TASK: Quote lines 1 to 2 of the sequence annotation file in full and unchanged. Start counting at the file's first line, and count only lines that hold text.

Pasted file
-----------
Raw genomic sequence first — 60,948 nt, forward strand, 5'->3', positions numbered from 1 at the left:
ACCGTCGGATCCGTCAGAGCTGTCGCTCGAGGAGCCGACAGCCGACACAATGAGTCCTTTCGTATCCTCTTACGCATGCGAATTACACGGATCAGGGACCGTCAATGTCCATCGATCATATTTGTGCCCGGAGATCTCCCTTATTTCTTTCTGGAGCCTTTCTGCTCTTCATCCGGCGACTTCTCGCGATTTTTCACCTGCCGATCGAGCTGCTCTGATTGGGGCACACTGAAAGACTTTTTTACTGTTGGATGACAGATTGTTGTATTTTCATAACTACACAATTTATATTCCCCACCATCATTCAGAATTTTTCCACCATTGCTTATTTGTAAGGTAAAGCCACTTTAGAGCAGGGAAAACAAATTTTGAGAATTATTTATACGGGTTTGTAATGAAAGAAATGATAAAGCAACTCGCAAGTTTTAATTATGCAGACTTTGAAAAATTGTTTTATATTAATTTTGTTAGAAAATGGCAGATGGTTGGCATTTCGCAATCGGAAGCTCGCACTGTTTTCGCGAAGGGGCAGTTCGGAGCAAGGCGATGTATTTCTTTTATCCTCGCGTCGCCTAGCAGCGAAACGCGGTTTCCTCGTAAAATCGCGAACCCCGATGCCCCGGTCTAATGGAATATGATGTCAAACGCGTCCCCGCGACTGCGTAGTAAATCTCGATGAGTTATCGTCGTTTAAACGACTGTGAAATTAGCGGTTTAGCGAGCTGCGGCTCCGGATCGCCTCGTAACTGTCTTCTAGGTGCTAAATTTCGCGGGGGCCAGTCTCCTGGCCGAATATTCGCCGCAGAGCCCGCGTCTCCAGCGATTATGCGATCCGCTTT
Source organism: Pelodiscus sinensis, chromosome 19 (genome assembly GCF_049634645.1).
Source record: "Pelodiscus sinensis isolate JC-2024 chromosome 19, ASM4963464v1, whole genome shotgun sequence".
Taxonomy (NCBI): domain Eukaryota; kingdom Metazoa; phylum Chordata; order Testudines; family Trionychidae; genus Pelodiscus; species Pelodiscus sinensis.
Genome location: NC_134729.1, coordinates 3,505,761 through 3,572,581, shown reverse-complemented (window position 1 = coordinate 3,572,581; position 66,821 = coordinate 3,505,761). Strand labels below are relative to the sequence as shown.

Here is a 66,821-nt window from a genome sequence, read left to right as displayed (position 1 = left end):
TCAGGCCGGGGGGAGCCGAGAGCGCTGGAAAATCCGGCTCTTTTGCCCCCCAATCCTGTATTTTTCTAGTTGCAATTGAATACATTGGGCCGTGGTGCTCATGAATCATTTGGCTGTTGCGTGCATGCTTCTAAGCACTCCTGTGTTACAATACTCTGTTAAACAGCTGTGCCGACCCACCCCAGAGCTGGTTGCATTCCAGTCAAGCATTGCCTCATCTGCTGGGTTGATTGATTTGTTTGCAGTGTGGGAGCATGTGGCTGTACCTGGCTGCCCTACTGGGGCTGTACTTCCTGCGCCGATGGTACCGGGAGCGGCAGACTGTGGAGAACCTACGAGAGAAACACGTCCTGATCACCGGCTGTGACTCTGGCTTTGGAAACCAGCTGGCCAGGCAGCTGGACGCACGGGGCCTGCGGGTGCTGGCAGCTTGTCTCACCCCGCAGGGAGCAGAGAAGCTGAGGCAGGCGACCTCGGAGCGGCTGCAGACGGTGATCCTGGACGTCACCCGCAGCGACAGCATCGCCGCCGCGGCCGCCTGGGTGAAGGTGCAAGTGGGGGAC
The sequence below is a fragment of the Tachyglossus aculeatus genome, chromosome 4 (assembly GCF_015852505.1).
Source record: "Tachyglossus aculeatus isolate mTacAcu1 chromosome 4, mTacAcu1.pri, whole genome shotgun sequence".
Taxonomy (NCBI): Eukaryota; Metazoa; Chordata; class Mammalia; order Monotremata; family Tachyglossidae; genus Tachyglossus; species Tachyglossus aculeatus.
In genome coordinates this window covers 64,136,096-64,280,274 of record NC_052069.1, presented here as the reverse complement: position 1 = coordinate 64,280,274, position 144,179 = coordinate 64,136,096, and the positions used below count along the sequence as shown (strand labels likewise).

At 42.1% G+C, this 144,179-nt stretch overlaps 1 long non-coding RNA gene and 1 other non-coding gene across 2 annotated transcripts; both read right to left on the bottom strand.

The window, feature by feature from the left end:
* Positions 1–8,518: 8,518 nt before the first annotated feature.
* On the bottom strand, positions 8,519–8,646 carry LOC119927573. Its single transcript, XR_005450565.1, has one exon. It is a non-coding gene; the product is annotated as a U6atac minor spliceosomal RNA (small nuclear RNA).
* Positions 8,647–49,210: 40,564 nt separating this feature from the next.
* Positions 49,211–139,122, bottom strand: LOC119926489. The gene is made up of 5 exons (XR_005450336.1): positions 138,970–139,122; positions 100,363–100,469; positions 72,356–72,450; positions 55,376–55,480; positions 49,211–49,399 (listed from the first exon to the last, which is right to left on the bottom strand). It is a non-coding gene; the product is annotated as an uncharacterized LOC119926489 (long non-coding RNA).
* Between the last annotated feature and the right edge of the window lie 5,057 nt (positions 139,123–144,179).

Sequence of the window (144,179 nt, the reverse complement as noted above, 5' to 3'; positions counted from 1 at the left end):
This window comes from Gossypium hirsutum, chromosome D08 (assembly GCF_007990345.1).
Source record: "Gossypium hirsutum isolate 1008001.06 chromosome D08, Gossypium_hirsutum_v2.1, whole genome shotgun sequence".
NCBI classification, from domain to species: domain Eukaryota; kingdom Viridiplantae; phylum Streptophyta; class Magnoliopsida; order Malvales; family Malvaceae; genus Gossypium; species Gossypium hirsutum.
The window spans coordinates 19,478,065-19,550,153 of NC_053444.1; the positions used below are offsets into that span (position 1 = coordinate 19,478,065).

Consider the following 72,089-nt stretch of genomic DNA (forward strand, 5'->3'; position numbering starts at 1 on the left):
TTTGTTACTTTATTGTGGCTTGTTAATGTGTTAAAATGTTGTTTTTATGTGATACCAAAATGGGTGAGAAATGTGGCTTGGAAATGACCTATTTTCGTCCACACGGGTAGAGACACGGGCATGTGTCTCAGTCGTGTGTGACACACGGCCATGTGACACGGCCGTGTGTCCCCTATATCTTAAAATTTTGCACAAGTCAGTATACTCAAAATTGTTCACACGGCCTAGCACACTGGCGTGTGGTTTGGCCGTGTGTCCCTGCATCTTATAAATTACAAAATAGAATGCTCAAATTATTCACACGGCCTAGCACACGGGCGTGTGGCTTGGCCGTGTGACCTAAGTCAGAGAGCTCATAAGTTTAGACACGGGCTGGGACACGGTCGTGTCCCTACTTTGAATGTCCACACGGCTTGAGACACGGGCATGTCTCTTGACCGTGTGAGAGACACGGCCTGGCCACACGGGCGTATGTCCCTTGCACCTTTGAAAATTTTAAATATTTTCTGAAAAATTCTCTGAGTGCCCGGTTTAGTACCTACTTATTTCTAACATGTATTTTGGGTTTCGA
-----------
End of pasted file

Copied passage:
Raw genomic sequence first — 60,948 nt, forward strand, 5'->3', positions numbered from 1 at the left:
ACCGTCGGATCCGTCAGAGCTGTCGCTCGAGGAGCCGACAGCCGACACAATGAGTCCTTTCGTATCCTCTTACGCATGCGAATTACACGGATCAGGGACCGTCAATGTCCATCGATCATATTTGTGCCCGGAGATCTCCCTTATTTCTTTCTGGAGCCTTTCTGCTCTTCATCCGGCGACTTCTCGCGATTTTTCACCTGCCGATCGAGCTGCTCTGATTGGGGCACACTGAAAGACTTTTTTACTGTTGGATGACAGATTGTTGTATTTTCATAACTACACAATTTATATTCCCCACCATCATTCAGAATTTTTCCACCATTGCTTATTTGTAAGGTAAAGCCACTTTAGAGCAGGGAAAACAAATTTTGAGAATTATTTATACGGGTTTGTAATGAAAGAAATGATAAAGCAACTCGCAAGTTTTAATTATGCAGACTTTGAAAAATTGTTTTATATTAATTTTGTTAGAAAATGGCAGATGGTTGGCATTTCGCAATCGGAAGCTCGCACTGTTTTCGCGAAGGGGCAGTTCGGAGCAAGGCGATGTATTTCTTTTATCCTCGCGTCGCCTAGCAGCGAAACGCGGTTTCCTCGTAAAATCGCGAACCCCGATGCCCCGGTCTAATGGAATATGATGTCAAACGCGTCCCCGCGACTGCGTAGTAAATCTCGATGAGTTATCGTCGTTTAAACGACTGTGAAATTAGCGGTTTAGCGAGCTGCGGCTCCGGATCGCCTCGTAACTGTCTTCTAGGTGCTAAATTTCGCGGGGGCCAGTCTCCTGGCCGAATATTCGCCGCAGAGCCCGCGTCTCCAGCGATTATGCGATCCGCTTT